In the war, now more than five weeks old, the Iranian military command reported shooting down two of Iraq's Soviet-built Tupolev bombers deep inside Iran in one of the rare reports of penetration raids by Iraqi warplanes.
One of the Tupolevs went down near the holy city of Qom, a Shiite theological center 90 miles south of Tehran and Khomeini's headquarters until he moved to the capital early this year for heart treatment, according to a communique broadcast by Tehran radio. The other was downed near Najafabad about 25 miles west of the ancient Persian capital of Isfahan in central Iran, it added.
"All six crew members of the bombers were burned in the fire of Allah's punishment," the communique said.
Air attacks also were reported by both sides in support of ground fighting around the Iranian oil refinery complex at Abadan on the Shatt-al-Arab waterway, where Iraqi forces continued to press their siege against stubborn Iranian resistance.
In an indication that the war may be going badly for Iran, an Iranian radio station lashed out at deserters leaving the trenches at the besieged oil center of Ahwaz, calling them chicken-hearted cowards who sought to hide "like jackals," United Press International reported. The Ahwaz radio station said that a "group of Army personnel" was "resorting to every trick to avoid confrontation with the enemy."
Some hard-line members of the Iranian Majlis had suggested in the first two days of the hostage debate Sunday and Monday that Iran also demand withdrawal of American reconnaissance planes from the Persian Gulf area and a formal U.S. apology for abuses committed during the shah's reign.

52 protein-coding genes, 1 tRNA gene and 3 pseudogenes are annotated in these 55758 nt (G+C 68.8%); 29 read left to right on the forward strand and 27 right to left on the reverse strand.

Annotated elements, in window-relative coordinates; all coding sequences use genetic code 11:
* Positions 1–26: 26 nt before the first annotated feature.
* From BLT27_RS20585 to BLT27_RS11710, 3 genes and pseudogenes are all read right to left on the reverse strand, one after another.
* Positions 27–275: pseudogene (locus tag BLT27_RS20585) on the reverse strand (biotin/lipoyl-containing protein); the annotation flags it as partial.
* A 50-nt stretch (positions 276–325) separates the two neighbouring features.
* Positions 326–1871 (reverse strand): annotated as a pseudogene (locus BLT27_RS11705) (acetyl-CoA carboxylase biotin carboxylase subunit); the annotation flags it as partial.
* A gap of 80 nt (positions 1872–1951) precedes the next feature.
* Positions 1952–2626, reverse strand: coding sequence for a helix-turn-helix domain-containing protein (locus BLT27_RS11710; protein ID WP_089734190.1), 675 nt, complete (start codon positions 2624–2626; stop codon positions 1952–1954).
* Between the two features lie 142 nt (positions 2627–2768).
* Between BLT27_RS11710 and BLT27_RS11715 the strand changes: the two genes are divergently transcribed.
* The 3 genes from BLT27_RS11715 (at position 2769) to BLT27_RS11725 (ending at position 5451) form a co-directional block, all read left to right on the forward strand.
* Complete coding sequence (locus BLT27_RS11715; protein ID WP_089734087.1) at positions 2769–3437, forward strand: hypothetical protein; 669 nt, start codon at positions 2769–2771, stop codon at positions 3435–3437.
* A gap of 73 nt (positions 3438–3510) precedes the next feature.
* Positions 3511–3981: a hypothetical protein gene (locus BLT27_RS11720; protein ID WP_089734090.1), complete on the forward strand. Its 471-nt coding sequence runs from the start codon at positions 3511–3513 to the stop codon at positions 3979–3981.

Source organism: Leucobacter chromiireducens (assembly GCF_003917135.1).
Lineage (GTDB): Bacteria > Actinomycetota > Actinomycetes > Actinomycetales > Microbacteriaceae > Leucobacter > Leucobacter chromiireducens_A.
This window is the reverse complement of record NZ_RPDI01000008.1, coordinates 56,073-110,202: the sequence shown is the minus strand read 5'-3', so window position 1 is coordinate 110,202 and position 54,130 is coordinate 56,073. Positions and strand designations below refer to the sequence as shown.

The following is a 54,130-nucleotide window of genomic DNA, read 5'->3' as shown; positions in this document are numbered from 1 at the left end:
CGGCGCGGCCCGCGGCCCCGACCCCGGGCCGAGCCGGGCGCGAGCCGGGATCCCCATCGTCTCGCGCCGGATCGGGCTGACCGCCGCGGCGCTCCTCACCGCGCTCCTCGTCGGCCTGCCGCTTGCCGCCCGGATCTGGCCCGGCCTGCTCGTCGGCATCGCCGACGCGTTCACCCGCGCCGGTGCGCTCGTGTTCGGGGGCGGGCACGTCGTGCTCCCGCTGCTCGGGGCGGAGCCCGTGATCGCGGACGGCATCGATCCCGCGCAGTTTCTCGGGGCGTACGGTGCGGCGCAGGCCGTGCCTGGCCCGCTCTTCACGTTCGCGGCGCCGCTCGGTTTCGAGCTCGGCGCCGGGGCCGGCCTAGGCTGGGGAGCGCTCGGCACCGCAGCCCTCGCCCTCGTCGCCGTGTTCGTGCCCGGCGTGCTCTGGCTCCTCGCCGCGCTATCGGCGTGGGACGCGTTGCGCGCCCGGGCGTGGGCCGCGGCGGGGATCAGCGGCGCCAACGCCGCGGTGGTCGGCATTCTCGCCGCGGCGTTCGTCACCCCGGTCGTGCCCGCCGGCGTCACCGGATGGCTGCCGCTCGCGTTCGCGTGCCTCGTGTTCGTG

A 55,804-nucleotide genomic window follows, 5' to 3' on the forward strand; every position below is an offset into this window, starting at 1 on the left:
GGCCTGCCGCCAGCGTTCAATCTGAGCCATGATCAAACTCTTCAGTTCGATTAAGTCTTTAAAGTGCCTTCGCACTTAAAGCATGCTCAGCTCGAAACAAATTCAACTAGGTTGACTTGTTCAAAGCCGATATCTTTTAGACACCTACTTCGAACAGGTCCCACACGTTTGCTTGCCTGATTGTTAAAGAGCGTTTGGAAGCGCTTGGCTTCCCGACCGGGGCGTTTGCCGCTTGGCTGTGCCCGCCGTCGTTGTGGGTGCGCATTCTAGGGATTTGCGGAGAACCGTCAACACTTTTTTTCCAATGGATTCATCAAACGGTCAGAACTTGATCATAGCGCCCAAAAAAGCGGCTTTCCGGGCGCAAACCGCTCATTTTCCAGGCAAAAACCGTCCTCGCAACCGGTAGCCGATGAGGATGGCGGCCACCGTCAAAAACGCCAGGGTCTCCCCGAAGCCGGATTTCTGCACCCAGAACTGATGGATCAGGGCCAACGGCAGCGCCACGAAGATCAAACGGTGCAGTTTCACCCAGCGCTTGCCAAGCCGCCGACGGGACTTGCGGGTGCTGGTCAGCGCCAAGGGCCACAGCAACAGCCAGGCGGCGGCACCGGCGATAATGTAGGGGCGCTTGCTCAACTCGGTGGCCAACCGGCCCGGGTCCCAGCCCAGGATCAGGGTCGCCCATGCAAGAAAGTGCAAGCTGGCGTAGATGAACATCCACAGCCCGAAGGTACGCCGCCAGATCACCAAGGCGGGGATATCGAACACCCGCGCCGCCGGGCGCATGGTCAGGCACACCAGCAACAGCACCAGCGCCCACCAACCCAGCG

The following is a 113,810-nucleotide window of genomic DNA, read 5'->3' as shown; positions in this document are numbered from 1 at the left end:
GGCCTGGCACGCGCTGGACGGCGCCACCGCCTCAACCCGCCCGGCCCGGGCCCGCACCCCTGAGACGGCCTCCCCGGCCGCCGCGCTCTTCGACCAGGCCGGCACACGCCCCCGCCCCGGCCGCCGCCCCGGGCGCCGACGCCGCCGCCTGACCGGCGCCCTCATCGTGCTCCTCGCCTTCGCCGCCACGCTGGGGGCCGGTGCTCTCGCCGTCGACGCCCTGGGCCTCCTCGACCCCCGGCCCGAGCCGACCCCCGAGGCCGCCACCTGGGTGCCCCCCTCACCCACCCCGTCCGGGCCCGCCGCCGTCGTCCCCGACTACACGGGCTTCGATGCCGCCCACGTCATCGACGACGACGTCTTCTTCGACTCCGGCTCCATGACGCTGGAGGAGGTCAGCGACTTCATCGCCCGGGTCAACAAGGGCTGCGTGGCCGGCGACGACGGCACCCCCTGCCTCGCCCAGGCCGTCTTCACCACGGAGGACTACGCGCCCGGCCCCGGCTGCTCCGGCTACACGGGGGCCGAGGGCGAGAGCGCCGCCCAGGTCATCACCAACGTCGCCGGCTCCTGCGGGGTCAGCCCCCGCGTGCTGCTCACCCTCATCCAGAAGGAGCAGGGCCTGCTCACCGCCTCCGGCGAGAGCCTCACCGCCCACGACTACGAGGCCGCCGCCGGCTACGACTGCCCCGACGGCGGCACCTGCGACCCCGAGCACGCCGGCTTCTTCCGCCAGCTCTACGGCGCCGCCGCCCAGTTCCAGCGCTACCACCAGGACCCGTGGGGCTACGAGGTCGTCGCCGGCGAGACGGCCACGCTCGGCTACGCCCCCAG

The Carter administration has in the past rejected both suggestions. After yesterday's reportedly stormy debate in Tehran, parliament sources said the emerging majority also appears opposed to going beyond Khomeini's list of conditions despite Khalkhali's remarks. Observers in the Iranian capital said the scheduling of a public debate Thursday indicated this majority felt it would get its way.
Most Majlis members remained opposed to the presence of the U.S. radar planes in the gulf area -- where Iranian officials claim they are relaying information to Iraq -- but conceded that demanding their withdrawal would prolong the hostage crisis without additional advantages for Iran, deputies told Reuter in Tehran.
Other parliamentary sources cautioned, however, that with Friday being the Moslem holy day and with pockets of hard-line opposition remaining, the vote could be put off. Washington Post correspondent Ronald Koven reported that several Majlis members interviewed by journalists calling from Paris said they were in no hurry to end the debate despite the impending U.S. presidential election.
The determination of Islamic hardliners, even though they seem outnumbered in the Majlis, was dramatized during yesterday's four-hour debate when a number of them walked out to protest the decision to open Thursday's discussions. Some members are known to favor dragging out the debate in private. One group tried on the first day of procedings to cancel it altogether until after the gulf war is settled.
Khomeini, who has assigned the final decision on the hostages to the Majlis, failed to mention the hostages at all in a speech marking Tuesday's Shiite Moslem holiday.
This was taken as a sign that he may be awaiting a more distinct consensus among Majlis members or that he genuinely intends to leave the decision up the assembly.